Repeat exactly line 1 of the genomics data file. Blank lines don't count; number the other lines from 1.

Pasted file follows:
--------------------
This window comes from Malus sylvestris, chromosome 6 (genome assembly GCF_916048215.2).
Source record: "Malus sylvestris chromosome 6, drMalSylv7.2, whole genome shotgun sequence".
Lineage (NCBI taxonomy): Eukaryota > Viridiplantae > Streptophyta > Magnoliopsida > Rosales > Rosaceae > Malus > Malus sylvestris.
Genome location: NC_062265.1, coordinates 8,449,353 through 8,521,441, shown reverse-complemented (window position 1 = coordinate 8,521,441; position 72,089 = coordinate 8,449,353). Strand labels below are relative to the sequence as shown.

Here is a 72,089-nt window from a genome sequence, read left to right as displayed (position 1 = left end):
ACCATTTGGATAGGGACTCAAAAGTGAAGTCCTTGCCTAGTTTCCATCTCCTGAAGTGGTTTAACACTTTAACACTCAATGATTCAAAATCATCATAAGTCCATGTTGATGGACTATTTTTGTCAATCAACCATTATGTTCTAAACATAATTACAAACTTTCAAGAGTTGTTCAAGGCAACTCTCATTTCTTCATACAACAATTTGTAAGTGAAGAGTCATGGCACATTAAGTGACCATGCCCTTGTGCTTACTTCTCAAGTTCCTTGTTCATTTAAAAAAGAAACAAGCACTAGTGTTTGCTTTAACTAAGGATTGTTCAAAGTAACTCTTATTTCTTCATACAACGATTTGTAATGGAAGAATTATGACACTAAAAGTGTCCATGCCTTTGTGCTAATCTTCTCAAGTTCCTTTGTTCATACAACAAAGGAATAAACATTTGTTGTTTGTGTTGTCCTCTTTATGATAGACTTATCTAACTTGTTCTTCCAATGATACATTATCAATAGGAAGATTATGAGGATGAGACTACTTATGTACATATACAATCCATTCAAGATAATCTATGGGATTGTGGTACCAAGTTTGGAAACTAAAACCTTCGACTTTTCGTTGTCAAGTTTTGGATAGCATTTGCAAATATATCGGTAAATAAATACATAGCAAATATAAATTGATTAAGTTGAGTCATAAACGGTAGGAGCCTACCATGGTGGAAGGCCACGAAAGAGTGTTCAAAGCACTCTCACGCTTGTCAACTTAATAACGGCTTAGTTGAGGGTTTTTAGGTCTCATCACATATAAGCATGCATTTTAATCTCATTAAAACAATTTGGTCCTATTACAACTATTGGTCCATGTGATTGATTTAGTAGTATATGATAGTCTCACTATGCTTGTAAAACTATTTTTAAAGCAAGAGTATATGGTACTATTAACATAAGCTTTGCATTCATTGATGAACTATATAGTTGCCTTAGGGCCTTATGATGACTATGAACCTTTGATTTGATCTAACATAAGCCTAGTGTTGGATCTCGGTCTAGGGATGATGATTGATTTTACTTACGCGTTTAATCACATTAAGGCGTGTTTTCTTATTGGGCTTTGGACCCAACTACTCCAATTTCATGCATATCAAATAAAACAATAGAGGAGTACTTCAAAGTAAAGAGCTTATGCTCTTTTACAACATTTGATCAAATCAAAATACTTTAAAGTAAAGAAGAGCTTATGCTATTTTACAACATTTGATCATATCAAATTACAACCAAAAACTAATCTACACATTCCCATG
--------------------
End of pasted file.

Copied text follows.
This window comes from Malus sylvestris, chromosome 6 (genome assembly GCF_916048215.2).